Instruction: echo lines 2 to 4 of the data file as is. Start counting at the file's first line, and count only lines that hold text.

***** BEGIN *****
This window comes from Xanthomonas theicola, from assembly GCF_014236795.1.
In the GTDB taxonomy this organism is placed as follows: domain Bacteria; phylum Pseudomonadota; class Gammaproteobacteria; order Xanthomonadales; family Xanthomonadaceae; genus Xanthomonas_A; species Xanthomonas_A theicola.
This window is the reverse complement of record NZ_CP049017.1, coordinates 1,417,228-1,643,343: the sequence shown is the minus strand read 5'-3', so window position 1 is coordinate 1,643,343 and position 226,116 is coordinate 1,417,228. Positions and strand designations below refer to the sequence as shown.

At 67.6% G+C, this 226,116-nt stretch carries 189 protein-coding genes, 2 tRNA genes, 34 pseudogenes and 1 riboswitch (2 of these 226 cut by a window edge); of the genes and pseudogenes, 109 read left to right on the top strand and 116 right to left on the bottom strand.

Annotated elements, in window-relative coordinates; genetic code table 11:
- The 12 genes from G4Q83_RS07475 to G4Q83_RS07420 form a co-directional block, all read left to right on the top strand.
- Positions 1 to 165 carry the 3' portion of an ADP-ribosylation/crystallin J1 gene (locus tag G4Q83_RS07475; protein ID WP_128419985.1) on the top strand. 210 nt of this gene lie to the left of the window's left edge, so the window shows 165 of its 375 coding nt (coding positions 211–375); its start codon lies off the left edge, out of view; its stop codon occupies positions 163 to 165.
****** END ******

In the GTDB taxonomy this organism is placed as follows: domain Bacteria; phylum Pseudomonadota; class Gammaproteobacteria; order Xanthomonadales; family Xanthomonadaceae; genus Xanthomonas_A; species Xanthomonas_A theicola.
This window is the reverse complement of record NZ_CP049017.1, coordinates 1,417,228-1,643,343: the sequence shown is the minus strand read 5'-3', so window position 1 is coordinate 1,643,343 and position 226,116 is coordinate 1,417,228. Positions and strand designations below refer to the sequence as shown.

At 67.6% G+C, this 226,116-nt stretch carries 189 protein-coding genes, 2 tRNA genes, 34 pseudogenes and 1 riboswitch (2 of these 226 cut by a window edge); of the genes and pseudogenes, 109 read left to right on the top strand and 116 right to left on the bottom strand.